Release: 8 October 2021
It took some time to get around to Siren Rain’s 2021 effort and honestly if it were not for several consistent problems, Rise Forth would be a solid release. Let us briefly look at each track before narrowing down the factors that set this album back from what could have been.
“Keepers” starts off with ambitious instrumental work, and it was clearly meant to be a strong track, and is in fact written well enough to warrant a music video, but there are some issues with the balance and the editing that prevent it from being a good opening track. The guitars for example feel overdone in the first part of the song, and the mandolins are treated almost like how one would approach a bass track in a Power Metal song. Lower the volume. Fortunately, this is not intrinsically bad, its just very odd to hear the balance between instruments being so obviously done. The track isn’t the smoothest on the album, but the vocals have their moments and the solo is an excellent demonstration of the potential these folks have. The solo is reminiscent of bands like Saor and has that almost ethereal yet thick high-flying guitar that many fans of the 80s guitar virtuosos will be familiar with.
The next track, “Corporeal Chains” is weird. It has a bluesy Jethro Tull feel to it, and with the clean female vocals one hears an eerie resemblance to Tull inspired Doom outfit Blood Ceremony. Once again it just feels like the influences brought in aren’t right for the genre, but the track itself is done well enough. Once again the solo has a completely different feel, going back to the atmospheric Malmsteen meets Saor guitar work.
Fortunately things begin to improve with “Rise Forth”. Here you have that blood-boiling high fantasy lyrics of carnage and destruction. Unlike the prologue which this reviewer omitted for lack of anything good to say, the spoken-word interlude gets the listener riled up, and this embodies all that is good about Folk Metal.
“Pennies for the Ferryman” has macabre subject-matter and operatic female vocals and some instrument work that might have made for a genuinely eerie track if not for the same shortcomings as the other tracks (more on this later). However there is a clear improvement in consistency as the entire song keeps the same general atmosphere as the segments where the solos happen which greatly improves the quality of the track. The beginning is also one of the heavier moments on the album.
“13 Steps to Hell” is also one of the darker songs on the album, and it has a smoother transition between the solo and the rest of the track. However the smoothness is only achieved by a subtle change in the tone of the solos. Here the music is heavier overall, and fortunately this helps keep attention given the main shortcoming this album has (in case the reader can’t guess what it is yet, don’t worry the tracks are almost done).
“Discarded Hope” is like “Pennies for the Ferryman” in tone but it has more operatic vocals, and tries to pull off one of those steady drum crescendos before kicking the song into full gear. Unfortunately, however the percussion is hurt by the production quality again here, and if only the drums were less prominent or maybe if the editing was better the song would have improved drastically.
This reviewer feels that “Folk Metal Funk” does not warrant any space on paper given the omission of the prologue but fortunately, the song isn’t as bad as the idea sounds. The track’s biggest flaw is it just goes on too long for an instrumental track that’s obviously intended as an obligatory “fun” track. Now with the songs out of the way let us move on to the problems with the album that bleed through every track.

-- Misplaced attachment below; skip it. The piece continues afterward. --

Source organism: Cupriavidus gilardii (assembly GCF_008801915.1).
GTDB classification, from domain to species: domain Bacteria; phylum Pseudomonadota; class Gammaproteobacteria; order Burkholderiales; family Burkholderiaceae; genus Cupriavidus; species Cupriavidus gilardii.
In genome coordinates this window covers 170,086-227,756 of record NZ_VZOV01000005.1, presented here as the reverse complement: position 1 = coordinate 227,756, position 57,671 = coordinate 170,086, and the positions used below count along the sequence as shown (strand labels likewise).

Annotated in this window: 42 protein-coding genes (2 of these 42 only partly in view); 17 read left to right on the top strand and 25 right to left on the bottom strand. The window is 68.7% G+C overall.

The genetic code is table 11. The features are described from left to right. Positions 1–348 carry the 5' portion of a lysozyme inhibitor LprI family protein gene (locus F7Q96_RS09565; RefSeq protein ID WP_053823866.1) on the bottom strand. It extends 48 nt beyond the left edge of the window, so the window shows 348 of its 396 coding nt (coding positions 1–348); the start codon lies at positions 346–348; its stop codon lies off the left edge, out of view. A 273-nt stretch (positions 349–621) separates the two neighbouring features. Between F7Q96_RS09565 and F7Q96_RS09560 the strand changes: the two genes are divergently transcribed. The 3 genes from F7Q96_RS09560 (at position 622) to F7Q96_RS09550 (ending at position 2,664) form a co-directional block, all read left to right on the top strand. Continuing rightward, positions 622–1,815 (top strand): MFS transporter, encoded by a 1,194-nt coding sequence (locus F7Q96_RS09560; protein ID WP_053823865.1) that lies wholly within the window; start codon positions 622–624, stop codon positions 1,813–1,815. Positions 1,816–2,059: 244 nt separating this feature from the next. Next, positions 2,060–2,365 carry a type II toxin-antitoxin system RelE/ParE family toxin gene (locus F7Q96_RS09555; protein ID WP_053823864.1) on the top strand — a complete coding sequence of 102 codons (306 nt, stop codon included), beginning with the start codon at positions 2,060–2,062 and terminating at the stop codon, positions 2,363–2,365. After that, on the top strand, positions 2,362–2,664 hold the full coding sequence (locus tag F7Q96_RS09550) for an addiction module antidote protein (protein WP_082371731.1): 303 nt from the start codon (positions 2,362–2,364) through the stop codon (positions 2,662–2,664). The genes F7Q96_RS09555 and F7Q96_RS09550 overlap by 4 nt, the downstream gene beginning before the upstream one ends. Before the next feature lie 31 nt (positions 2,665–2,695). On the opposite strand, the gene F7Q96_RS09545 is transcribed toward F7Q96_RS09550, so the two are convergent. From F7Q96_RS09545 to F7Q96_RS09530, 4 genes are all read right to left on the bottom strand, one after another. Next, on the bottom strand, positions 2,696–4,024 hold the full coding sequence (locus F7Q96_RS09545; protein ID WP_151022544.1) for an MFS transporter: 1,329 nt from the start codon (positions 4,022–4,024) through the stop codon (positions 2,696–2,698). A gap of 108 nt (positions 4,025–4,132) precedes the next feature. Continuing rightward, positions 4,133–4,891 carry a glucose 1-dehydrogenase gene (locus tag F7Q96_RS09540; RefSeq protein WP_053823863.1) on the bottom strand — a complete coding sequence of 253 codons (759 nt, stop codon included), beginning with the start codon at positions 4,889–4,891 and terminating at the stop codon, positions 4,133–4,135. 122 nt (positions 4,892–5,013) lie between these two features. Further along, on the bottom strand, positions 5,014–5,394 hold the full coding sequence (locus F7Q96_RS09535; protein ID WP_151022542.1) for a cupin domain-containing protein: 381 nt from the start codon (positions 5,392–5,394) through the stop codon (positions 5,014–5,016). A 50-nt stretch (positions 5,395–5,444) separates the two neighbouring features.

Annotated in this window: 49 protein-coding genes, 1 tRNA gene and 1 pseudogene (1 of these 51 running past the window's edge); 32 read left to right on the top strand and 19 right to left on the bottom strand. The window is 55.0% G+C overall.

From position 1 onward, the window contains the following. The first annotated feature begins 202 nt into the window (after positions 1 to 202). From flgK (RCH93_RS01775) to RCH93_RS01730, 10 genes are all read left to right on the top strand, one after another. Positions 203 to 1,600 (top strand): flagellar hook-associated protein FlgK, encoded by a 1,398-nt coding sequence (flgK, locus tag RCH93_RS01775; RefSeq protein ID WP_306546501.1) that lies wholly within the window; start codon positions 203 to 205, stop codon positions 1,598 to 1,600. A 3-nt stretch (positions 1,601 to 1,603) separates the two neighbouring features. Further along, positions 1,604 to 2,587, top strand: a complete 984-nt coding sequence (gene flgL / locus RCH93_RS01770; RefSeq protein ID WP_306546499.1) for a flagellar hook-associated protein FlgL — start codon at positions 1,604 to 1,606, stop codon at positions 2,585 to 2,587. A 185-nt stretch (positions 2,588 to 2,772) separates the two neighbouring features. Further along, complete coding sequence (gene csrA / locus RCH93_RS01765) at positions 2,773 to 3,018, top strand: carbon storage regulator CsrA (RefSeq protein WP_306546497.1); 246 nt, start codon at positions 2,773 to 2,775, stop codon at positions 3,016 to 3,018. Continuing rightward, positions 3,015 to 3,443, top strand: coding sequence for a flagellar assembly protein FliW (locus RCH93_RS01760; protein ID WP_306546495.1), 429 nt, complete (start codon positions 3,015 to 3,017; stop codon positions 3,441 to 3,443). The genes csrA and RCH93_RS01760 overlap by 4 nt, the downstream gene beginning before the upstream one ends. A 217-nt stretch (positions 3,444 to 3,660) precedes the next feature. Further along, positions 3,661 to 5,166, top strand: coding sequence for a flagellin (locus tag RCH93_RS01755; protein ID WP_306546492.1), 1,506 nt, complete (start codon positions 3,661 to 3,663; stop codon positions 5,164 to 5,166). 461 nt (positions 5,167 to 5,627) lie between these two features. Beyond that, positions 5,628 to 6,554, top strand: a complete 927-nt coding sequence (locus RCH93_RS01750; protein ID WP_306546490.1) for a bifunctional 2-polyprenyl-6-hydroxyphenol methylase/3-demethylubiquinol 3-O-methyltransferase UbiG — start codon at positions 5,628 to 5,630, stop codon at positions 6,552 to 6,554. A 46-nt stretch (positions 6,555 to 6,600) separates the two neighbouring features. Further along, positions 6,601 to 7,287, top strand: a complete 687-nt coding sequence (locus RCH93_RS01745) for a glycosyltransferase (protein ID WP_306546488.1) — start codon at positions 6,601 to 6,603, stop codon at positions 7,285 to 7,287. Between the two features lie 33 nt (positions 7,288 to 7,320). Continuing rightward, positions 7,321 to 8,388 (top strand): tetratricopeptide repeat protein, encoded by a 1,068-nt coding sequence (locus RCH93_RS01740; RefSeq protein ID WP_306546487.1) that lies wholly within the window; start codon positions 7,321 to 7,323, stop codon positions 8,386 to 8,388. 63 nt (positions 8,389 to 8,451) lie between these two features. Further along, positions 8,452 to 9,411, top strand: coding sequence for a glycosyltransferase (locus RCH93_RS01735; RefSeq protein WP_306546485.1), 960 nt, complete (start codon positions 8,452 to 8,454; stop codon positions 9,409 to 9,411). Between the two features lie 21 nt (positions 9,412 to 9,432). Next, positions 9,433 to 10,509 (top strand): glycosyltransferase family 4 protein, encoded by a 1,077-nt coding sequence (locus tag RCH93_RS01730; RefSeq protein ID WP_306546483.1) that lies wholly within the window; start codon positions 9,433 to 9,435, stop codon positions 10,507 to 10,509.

Perhaps the biggest problem is that a lot of the material sounds amateurish, and considering the balance issues on tracks like “Keepers” and “Discarded Hope” it sounds to be mixing issues may account for some of it. So maybe its unwarranted to place the blame on the band. However, it might also be because of the songwriting to the extent that the solo transitions on tracks like “Keeper” and “Corporeal Chains” sounds so choppy. And on the topic of sounding amateurish, in case anybody involved with the album is reading some constructive criticism on the prologue is consider investing a few bucks to either get somebody else to read the lines, or consider acting classes just for the opening spoken-word part. It is the first thing your audience hears.
The second issue might be inferred by what was mentioned in the track-by-track section of the review. Essentially there are clashing influences, especially in the tracks with the solos that don’t match the rest of the tone. See the aforementioned sections about choppy transitions. Fortunately however, there is hope. If the first issue was addressed tracks like “Pennies for the Ferryman” and “Discarded Hope” could be great emotionally stirring tracks and “Keepers” could greatly improve in quality. And most of the album would just sound better. In fact, this reviewer added the former of those tracks to a thematic playlist alongside bands like Bathory and Månegarm. There are just some hiccups to be addressed. If there was a remastered or re-recorded edition of this album released at some later point, it would be a solid release. Until then Rising Forth looks like sophomore slump, but luckily, the hill isn’t steep.
- Prologue 01:01
- Keepers 06:16
- Corporeal Chains 03:57
- Rise Forth 05:37
- Borderline 03:34
- Pennies for the Ferryman 07:31
- 13 Steps to Hell 04:20
- Discarded Hope 09:16
- Folk Metal Funk 02:49